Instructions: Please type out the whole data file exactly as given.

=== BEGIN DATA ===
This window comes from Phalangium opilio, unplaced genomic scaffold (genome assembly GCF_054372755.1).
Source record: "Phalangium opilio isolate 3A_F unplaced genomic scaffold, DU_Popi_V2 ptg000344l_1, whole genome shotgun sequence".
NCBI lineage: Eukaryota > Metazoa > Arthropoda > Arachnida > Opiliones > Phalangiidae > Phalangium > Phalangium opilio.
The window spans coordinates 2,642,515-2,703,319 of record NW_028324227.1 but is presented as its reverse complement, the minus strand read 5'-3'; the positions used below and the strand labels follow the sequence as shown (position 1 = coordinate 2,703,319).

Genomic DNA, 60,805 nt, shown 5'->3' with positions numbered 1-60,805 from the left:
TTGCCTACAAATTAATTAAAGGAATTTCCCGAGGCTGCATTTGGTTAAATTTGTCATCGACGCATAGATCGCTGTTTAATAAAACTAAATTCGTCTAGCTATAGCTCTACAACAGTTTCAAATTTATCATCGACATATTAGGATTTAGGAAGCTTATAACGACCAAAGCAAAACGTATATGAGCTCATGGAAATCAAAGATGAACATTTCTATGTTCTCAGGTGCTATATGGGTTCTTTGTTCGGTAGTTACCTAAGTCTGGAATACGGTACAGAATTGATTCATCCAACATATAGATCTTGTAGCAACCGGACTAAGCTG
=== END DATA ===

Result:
This window comes from Phalangium opilio, unplaced genomic scaffold (genome assembly GCF_054372755.1).
Source record: "Phalangium opilio isolate 3A_F unplaced genomic scaffold, DU_Popi_V2 ptg000344l_1, whole genome shotgun sequence".
NCBI lineage: Eukaryota > Metazoa > Arthropoda > Arachnida > Opiliones > Phalangiidae > Phalangium > Phalangium opilio.
The window spans coordinates 2,642,515-2,703,319 of record NW_028324227.1 but is presented as its reverse complement, the minus strand read 5'-3'; the positions used below and the strand labels follow the sequence as shown (position 1 = coordinate 2,703,319).

Genomic DNA, 60,805 nt, shown 5'->3' with positions numbered 1-60,805 from the left:
TTGCCTACAAATTAATTAAAGGAATTTCCCGAGGCTGCATTTGGTTAAATTTGTCATCGACGCATAGATCGCTGTTTAATAAAACTAAATTCGTCTAGCTATAGCTCTACAACAGTTTCAAATTTATCATCGACATATTAGGATTTAGGAAGCTTATAACGACCAAAGCAAAACGTATATGAGCTCATGGAAATCAAAGATGAACATTTCTATGTTCTCAGGTGCTATATGGGTTCTTTGTTCGGTAGTTACCTAAGTCTGGAATACGGTACAGAATTGATTCATCCAACATATAGATCTTGTAGCAACCGGACTAAGCTG